Pettis County Republicans had the chance to learn more about the candidates for Western Commissioner during a candidate forum Friday at Best Western State Fair Inn.
Incumbent Jim Marcum and newcomer Jack Robinson answered a variety of questions during Friday’s Pettis County Pachyderms meeting; candidate Jason D. Cunningham was not present. Since there are no Democratic candidates, the Western Commissioner race will be decided in the Aug. 2 primary election.
Both Marcum and Robinson have served time on various committees and boards in Pettis County. Marcum has been the Western Commissioner since 2013 and is the owner of Marcum’s Landscaping Stones and serves on an Economic Development Sedalia-Pettis County committee. Robinson is the former owner of Bryant Motors and has served on the Sedalia School District 200 Board of Education, Bothwell Regional Health Center Board of Directors, Clean Sedalia Committee and the Sedalia Public Works Board.
The eastern and western commissioners help with the county’s budget and Marcum and Robinson were each asked about their qualifications regarding budgets.
“I’ve been on the hospital board and school board both and they both have very large budgets,” Robinson replied. “I had a lot of input into those. Until you look into the finer details of an organization you really don’t know what’s important, although road and bridges is important here. I think large budgets are a translatable skill.”
“I’ve been on school boards, too and I’ve got a pretty successful business that has a large budget,” Marcum said. “The hardest part of this budget in the county is trying to guess what kind of sales tax you’re going to come in with. Schools and different places like that have it pretty well, this is what you’ll get. With the county you have to figure out what people will spend so you can get money. It’s a challenge sometimes, but I believe we’ve got a pretty good nest egg in both road and bridge and general revenue.”
The eastern and western commissioners are also responsible for overseeing the county’s Road and Bridge Department, which is responsible for maintenance and repair of all county roads. The candidates were also asked about their qualifications for that part of the job, and Robinson said he doesn’t think that should be part of the job description.
“I don’t think that you’re electing a road person. It seems like someone to supervise the roads, you have people. I think you have good people,” Robinson said. “I don’t understand why we would need an additional person to oversee their work. If they’re not doing a good job then they ought to be replaced. I’m not a micro-manager by any means. … I think it’s double-spending to have someone manage people that you pay to manage.”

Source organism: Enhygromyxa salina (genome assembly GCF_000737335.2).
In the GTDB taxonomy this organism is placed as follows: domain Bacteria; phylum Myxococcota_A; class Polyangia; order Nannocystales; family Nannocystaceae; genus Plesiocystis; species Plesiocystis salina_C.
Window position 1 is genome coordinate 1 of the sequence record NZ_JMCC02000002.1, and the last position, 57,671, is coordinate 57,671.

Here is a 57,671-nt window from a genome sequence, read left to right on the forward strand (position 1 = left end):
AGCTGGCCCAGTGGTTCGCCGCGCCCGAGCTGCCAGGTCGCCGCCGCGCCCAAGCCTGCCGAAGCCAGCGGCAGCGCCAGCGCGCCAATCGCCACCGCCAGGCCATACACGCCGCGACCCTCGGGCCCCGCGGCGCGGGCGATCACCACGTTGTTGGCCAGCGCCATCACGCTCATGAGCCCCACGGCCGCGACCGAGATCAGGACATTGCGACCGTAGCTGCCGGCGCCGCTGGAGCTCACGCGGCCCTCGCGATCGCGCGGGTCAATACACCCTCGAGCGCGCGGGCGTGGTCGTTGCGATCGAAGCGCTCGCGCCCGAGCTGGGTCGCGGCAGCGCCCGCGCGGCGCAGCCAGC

Marcum noted that it saves the county money by delegating that responsibility to the commissioners.
“That’s a good thought, the previous commissioners before us though, they established that the eastern and western commissioners are the superintendent now instead of spending another $50,000 or $60,000 on a guy that really did what we do,” Marcum explained. “The two foremen we have, have been there a long time. They’re very good at doing exactly what you ask them to do, but coming up with long-range planning, sometimes it’s a little difficult and we don’t have the money to be paying $100,000 two good road foremen, so we take it upon ourselves. I’ve been in the road business for 43 years. We learn constantly new technologies and that goes right back into teaching the employees how to do it.”
The candidates were asked what changes or plans they have in mind for the county if they are elected in August. Robinson said he doesn’t have any specific ideas in mind until he gets in office.
“It sounds to me like there’s a good road program in place so I would suppose I would want to extend that,” Robinson said. “The other things, like I said until you’re there you don’t know. I don’t see any glaring faults in the county; it seems to me like it runs pretty well. Until you look at it, I don’t think there’s any way to know.”
Marcum offered some ideas for the Road and Bridge Department, such as continuing the current system of grinding up the old asphalt and injecting a plastic material to harden the product, costing one-tenth the cost of asphalt.
“We’re doing some asphalt work this year — we’ve gotten to a place in a couple of our housing districts out here that the roads have deteriorated so much it’s just pieces of chip stuck together so we’re trying to fix that. I look forward to doing a few more bridges,” Marcum said.
“One of the things I’m working on is taking Main Street Road and going all the way to (state Route) 127 where it’s a travelable route for the farmers because sometime in the next four or five years, they’re going to get money together for I-70 and we’re going to have a load of people coming down (U.S. Highway) 50 and (state Route) Y. We need a place for our farmers to get back to town.”
Both Marcum and Robinson agreed that major infrastructure issues cannot be solved locally, but rather at the state level by elected representatives and senators. They both also agreed that county zoning is a tough proposal for all citizens and businesses to get behind.
The candidates for Pettis County Eastern Commissioner will speak at the next Pachyderm meeting at noon Friday at Best Western State Fair Inn.
Nicole Cooke can be reached at 660-530-0138 or @NicoleRCooke.